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Russia banned from using name, flag for next two Olympics

FILE - In this Feb. 23, 2014 file photo the Russian national flag, right, flies after it is hoisted next to the Olympic flag during the closing ceremony of the 2014 Winter Olympics in Sochi, Russia. The ruling on whether Russia can keep its name and flag for the Olympics will be announced on Thursday Dec. 17, 2020. The Court of Arbitration for Sport said Wednesday that three of its arbitrators held a four-day hearing last month in the dispute between the World Anti-Doping Agency and its Russian affiliate, known as RUSADA. (AP Photo/Matthias Schrader, file)

Russia has been banned from competing or hosting international sporting events, including Olympics, for the next two years after a Swiss court upheld a ban from international regulators accusing the Russians of running a national doping scheme. 

A panel from the Court of Arbitration for Sport said they came to the unanimous decision that the Russian anti-doping agency had been non-compliant with world anti-doping standards and as such would be banned from competing under its own flag until Dec. 16, 2022.

“This Panel has imposed consequences to reflect the nature and seriousness of the non-compliance to the World Anti-Doping Code and to ensure that the integrity of sport against the scourge of doping is maintained.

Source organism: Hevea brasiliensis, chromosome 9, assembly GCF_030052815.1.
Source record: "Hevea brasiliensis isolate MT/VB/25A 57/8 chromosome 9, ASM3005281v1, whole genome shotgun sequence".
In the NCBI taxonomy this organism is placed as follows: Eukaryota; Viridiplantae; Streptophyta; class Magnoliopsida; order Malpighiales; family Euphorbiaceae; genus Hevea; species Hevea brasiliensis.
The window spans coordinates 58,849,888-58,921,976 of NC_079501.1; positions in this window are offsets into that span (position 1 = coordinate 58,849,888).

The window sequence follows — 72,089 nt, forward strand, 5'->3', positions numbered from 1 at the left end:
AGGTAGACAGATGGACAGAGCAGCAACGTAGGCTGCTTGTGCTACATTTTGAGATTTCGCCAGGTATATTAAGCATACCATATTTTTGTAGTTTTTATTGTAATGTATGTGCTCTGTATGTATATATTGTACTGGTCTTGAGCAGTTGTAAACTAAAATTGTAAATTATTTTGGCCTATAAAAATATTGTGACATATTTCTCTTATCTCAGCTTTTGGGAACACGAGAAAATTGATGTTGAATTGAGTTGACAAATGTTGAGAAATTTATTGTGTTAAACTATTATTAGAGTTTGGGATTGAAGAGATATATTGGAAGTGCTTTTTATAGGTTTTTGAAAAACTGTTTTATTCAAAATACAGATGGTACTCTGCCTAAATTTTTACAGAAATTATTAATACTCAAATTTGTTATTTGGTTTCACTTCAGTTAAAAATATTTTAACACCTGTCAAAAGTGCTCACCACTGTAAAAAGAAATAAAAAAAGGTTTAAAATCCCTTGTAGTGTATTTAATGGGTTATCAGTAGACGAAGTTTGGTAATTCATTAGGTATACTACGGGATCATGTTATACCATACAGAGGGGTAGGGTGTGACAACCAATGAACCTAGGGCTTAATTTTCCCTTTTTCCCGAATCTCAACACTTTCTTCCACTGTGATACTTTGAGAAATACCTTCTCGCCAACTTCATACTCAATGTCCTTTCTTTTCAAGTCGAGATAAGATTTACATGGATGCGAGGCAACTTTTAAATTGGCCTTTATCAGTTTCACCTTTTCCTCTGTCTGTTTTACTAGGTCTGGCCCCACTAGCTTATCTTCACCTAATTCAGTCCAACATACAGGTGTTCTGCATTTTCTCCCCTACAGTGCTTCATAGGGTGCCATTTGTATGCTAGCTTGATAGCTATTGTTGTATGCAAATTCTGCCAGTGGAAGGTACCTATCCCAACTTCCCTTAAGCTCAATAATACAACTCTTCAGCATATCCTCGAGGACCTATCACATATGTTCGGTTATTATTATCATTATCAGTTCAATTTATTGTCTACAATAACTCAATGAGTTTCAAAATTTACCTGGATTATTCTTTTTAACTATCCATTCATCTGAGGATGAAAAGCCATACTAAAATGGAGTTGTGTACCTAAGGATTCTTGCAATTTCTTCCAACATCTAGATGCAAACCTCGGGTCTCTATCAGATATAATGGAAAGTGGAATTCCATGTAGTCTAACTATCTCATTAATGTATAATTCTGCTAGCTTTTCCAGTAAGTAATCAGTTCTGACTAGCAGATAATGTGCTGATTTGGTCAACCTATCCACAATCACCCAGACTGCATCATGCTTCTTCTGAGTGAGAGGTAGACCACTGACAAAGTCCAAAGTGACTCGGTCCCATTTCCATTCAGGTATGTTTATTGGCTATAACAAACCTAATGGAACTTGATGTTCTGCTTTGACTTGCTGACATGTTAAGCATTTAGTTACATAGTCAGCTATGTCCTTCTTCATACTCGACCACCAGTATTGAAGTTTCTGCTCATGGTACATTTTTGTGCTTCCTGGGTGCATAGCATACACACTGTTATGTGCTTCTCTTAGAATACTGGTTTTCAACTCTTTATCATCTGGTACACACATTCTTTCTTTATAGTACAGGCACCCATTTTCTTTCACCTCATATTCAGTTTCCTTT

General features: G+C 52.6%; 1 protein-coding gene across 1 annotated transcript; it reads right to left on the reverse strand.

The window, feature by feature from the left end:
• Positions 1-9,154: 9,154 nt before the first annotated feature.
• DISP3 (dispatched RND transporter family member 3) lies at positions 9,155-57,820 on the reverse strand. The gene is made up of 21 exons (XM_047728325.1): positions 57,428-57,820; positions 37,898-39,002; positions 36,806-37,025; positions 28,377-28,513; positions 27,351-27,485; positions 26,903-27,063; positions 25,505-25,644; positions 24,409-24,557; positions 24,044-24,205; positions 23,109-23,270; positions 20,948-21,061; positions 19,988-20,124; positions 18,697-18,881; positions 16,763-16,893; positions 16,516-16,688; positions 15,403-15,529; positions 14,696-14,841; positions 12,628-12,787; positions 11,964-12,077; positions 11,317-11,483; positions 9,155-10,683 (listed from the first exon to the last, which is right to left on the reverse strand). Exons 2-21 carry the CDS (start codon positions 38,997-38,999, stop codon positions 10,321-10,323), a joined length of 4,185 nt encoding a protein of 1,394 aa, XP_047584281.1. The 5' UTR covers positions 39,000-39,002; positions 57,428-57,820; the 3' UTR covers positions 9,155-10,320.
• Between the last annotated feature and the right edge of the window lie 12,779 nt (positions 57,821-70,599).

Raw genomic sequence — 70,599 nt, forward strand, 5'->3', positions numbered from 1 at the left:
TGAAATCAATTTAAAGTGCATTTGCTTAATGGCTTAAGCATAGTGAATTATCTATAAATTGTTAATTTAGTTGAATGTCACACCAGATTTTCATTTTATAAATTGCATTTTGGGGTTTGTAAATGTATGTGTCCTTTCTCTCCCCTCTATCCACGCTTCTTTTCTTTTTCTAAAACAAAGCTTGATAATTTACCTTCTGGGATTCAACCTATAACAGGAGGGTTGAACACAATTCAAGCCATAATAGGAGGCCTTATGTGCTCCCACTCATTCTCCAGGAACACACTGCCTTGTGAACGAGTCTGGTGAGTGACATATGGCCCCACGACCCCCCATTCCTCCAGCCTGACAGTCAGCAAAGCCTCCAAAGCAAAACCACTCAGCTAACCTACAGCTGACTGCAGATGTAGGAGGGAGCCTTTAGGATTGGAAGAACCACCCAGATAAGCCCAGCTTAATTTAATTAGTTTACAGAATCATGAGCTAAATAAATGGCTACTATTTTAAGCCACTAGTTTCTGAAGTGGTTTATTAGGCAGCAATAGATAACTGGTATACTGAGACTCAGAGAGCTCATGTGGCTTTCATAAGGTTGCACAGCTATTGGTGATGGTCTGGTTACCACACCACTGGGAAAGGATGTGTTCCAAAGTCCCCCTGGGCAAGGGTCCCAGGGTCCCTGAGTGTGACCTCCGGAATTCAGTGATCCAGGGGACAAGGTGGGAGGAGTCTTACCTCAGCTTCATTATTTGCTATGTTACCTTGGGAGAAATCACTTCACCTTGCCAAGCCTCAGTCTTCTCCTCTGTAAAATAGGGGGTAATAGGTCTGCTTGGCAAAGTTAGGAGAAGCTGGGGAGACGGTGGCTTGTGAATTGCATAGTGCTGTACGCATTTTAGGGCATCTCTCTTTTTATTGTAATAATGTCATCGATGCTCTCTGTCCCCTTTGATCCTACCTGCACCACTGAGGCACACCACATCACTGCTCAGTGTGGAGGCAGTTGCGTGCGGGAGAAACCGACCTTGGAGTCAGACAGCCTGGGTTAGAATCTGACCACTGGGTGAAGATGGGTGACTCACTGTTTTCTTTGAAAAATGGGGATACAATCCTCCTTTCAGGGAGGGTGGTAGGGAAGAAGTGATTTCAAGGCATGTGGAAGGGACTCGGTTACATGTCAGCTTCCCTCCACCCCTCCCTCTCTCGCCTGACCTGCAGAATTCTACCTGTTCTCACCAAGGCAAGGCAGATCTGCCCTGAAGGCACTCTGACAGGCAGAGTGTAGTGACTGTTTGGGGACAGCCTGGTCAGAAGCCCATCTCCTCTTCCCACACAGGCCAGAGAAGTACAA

“The consequences which the Panel has decided to impose are not as extensive as those sought by (the World Anti-Doping Agency), this should not, however, be read as any validation of the conduct of or the Russian authorities,” the panel wrote. 

In a statement from WADA, President Witold Bańka said while the ban does not extend to the four years they requested, it still sends a clear message. 

“WADA is pleased to have won this landmark case. We left no stone unturned in investigating this very complex matter and in presenting our case before CAS. The Panel has clearly upheld our findings that the Russian authorities brazenly and illegally manipulated the Moscow Laboratory data in an effort to cover up an institutionalized doping scheme.

“We are, however, disappointed that the CAS Panel did not endorse each and every one of our recommended consequences for the four-year period we requested… These are still the strongest set of consequences ever imposed on any country for doping-related offences and the award clearly endorses the resolute, process-driven approach taken by WADA in dealing effectively with this case.

“Russia will not be permitted to participate in, bid for or host any covered event, including two editions of the Olympic and Paralympic Games and many other major events, for the next two years. The Russian flag will not fly nor its anthem played. This sends a clear message that institutionalized cheating and concerted efforts to subvert the global anti-doping system will not be tolerated.”

Russian athletes may still participate in the upcoming Tokyo Olympics this summer, and the Winter Olympics in Beijing or World Cup hosted in Qatar in 2022, so long as they have not been tied to the doping scheme and compete under a neutral flag.